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John Perkins, "The Secret History of the American Empire: Economic Hit Men, Jackals, and the Truth about Corporate Corruption"
Penguin Audio | 2007-06-05 | ISBN: 0143142127 | Audio CD | mp3 | 106 MB
From Publishers Weekly
Having made a splash with Confessions of an Economic Hit Man, Perkins offers similarly entertaining but disturbing accounts of the American government wreaking havoc around the world in support of American business. In Perkins's view, American presidents willingly comply with their CEO masters, distributing foreign aid to corrupt Third World leaders who keep a share and return the rest to U.S. business for major projects, leaving their nations poor and massively in debt, and requiring more loans and slavish obedience to U.S. policy. If any leader objects, the CIA destabilizes his government, by assassination if necessary. Gathering evidence is not Perkins's strong suit. Typically, a shadowy figure pulls him aside, insists on anonymity, then reveals all. Critics will rightfully accuse Perkins of dreadful journalism and a taste for conspiracy theories. Yet economists admit that loans and "expert advice" to poor nations are often harmful. Few deny that America has ruthlessly undermined uncooperative governments and supported dictators including Saddam Hussein. Perkins's assertions that the U.S. assassinated Ecuador's reformist president and connived at genocide in Timor and Sudan are not absurd, merely unproven. This book's greatest value may be to encourage a competent journalist to cover the same ground. (June 5)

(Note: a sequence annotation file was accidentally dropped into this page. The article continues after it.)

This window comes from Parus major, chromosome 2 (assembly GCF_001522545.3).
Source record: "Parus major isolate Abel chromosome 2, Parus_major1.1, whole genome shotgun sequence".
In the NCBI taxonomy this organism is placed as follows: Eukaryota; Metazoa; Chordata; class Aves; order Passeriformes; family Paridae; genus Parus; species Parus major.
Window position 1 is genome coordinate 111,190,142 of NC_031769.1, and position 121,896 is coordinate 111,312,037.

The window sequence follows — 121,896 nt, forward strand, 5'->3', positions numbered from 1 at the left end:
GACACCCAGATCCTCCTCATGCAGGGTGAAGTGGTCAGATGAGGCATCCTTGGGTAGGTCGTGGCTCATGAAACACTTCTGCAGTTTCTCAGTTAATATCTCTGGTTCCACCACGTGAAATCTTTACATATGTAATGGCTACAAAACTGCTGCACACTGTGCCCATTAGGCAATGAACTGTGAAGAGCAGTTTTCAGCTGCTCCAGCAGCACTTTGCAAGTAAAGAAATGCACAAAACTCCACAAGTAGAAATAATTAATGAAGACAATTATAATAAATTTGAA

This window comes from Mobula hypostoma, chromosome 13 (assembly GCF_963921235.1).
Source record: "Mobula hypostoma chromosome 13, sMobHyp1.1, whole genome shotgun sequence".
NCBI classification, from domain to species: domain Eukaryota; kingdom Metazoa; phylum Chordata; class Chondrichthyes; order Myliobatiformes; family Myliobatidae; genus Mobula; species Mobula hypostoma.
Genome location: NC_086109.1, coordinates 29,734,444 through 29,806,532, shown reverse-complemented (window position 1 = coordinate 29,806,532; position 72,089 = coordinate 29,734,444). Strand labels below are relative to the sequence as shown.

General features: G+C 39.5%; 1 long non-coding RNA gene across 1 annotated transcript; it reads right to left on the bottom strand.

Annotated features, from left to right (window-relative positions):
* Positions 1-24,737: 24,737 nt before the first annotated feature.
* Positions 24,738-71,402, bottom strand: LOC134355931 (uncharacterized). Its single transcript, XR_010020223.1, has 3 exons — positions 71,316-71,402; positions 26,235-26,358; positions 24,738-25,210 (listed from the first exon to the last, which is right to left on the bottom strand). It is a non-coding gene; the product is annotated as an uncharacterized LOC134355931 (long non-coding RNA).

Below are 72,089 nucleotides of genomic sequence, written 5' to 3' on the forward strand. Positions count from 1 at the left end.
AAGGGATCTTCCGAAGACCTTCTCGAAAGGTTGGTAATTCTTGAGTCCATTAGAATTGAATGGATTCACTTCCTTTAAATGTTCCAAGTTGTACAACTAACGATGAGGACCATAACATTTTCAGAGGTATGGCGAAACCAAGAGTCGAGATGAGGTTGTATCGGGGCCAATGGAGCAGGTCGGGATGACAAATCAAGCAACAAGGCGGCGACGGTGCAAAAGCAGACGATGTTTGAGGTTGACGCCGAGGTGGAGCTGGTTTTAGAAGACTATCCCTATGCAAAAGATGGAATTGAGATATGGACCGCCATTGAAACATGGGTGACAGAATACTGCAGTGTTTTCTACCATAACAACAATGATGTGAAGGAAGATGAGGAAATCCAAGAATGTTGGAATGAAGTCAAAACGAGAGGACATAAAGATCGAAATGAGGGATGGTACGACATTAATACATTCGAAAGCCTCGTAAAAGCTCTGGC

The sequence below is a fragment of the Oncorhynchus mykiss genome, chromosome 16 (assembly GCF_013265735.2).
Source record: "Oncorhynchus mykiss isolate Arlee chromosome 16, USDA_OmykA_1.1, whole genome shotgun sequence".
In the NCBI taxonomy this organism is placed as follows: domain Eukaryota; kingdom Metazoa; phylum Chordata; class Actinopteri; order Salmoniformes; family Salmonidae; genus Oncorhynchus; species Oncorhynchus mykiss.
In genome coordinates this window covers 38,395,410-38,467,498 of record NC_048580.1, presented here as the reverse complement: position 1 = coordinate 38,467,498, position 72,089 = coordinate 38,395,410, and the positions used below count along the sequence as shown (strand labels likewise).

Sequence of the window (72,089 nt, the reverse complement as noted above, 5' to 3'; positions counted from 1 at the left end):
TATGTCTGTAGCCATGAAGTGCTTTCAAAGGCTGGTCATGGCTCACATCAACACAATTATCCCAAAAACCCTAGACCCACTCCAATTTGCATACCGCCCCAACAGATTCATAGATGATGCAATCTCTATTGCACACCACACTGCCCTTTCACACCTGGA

Copyright ? Reed Business Information, a division of Reed Elsevier Inc. All rights reserved. --This text refers to the Hardcover edition.
In this follow-up to CONFESSIONS OF AN ECONOMIC HIT MAN, John Perkins continues his expos of corrupt governmental and business economic policies and practices. He focuses primarily on the United States, but he also has much to say about the World Bank and the International Monetary Fund. The passion the author feels for his subject can be heard in the introduction, which he reads himself. Jonathan Davis projects the same intensity and sense of urgency in his precise and crisp presentation of the rest of the text. What could be a plodding and convoluted economic treatise is made compelling by the authors insider knowledge and personal anecdotes, which are enhanced by Daviss clear, fast-paced delivery. M.O.B. ? AudioFile 2008, Portland, Maine
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